Lawrence A. Palinkas is director of research in the Division of Family Medicine; director of the Immigrant/Refugee Health Studies Program; and professor in the Department of Family and Preventive Medicine at the University of California at San Diego. He is a medical anthropologist and a leading expert on behavioral adaptation by groups to extreme and isolated environments, and his studies have included a focus on both the care and the prevention of adverse effects. He has expertise in medical ecological and applied anthropology; social, cultural, and psychiatric epidemiology; and environmental and health psychology. He has served on numerous NASA and U.S. Navy advisory groups on behavioral issues. He is a member of the American Public Health Association, American Anthropological Association (fellow), Society for Medical Anthropology, the Society for Psychological Anthropology, Society for Applied Anthropology (fellow), Society for Behavioral Medicine, and American Psychosomatic Society. Dr. Palinkas received a B.A. from the University of Chicago and an M.A. and a Ph.D. in anthropology from the University of California, San Diego.
Kenna D. Peusner is a professor of anatomy and cell biology at the George Washington University School of Medicine. Dr. Peusner is a neurobiologist specializing in intracellular electrophysiological and microscopic techniques to investigate neural structure and function. Her research is focused on characterizing synaptic transmission and ionic conductances and their role in the emergence of excitability in the developing and damaged central vestibular system. Memberships include the Neuroscience Society, Association for Research in Otolaryngology, New York Academy of Science, and American Association for the Advancement of Science. She received the Lindback Foundation award for distinguished teaching in the basic medical sciences, Jefferson Medical College. She is a grantee of the National Institute on Deafness and Other Communicative Disorders, National Institutes of Health. Dr. Peusner received a B.S. from Simmons College and a Ph.D. (anatomy) from Harvard University.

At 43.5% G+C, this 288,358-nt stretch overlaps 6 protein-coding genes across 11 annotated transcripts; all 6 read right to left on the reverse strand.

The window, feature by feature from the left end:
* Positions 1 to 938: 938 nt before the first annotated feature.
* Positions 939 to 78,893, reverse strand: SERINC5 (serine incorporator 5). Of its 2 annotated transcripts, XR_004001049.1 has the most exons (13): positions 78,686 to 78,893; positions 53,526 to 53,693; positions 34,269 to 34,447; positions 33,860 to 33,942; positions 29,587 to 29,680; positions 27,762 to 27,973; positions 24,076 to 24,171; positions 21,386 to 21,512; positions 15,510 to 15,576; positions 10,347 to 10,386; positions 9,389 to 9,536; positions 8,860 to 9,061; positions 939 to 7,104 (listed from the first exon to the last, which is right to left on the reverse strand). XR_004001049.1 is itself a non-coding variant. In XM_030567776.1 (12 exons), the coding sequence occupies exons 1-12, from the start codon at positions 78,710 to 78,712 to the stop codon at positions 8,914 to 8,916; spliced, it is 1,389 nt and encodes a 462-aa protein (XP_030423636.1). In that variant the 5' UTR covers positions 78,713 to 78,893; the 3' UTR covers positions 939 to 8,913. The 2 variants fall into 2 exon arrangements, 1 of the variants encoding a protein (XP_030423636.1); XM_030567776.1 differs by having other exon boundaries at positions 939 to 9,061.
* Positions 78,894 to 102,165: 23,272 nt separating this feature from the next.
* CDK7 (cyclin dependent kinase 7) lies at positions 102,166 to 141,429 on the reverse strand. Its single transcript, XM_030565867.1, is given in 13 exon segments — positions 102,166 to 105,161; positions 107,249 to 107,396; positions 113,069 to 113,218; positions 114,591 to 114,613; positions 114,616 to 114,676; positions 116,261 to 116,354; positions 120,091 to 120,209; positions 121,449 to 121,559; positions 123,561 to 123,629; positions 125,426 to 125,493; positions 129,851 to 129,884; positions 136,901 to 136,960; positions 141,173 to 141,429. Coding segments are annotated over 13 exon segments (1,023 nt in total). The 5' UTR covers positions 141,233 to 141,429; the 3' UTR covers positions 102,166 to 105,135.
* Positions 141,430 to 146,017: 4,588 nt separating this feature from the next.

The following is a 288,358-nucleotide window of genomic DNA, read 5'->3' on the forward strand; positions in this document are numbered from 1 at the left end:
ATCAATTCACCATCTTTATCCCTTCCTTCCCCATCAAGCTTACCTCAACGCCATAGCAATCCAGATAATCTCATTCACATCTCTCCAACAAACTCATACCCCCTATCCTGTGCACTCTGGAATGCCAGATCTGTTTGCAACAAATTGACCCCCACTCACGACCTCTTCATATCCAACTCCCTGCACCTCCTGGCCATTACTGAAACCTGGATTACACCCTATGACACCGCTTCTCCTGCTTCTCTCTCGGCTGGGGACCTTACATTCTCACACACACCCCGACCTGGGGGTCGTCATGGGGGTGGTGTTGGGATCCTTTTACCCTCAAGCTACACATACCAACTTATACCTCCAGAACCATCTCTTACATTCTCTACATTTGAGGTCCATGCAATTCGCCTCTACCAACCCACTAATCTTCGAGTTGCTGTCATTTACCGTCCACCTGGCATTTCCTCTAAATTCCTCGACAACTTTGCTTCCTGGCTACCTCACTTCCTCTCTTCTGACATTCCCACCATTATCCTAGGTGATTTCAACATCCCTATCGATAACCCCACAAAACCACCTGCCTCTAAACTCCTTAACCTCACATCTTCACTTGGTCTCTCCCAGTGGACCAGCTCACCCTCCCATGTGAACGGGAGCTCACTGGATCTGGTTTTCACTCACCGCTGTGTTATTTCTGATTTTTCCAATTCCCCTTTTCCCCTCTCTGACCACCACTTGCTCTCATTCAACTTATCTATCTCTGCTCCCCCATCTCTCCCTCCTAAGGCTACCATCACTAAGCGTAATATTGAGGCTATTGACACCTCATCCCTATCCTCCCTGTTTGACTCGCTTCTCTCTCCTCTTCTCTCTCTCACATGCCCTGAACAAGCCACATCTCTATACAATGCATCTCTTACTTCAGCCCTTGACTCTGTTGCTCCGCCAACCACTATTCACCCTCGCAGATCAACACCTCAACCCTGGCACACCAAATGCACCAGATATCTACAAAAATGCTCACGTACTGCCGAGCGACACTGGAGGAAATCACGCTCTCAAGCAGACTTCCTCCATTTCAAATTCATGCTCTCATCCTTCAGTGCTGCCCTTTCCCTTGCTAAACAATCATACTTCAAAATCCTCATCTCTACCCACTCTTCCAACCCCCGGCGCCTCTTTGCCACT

Steven E. Pfeiffer is a professor of microbiology at the University of Connecticut Health Center. Dr. Pfeiffer has expertise in molecular cell biology and neurobiology. His research interests are in molecular, cell, and developmental biology of the nervous system and myelinogenesis. He is the recipient of the Javitz Neuroscience Investigator Award from the National Institutes of Health. Memberships include the American Association of Cell Biologists; American Society for Neurochemistry; International Society for Neurochemistry, of which he is president; and Society for Neuroscience. Dr. Pfeiffer received a B.A. from Carleton College and a Ph.D. (molecular biology) from Washington University.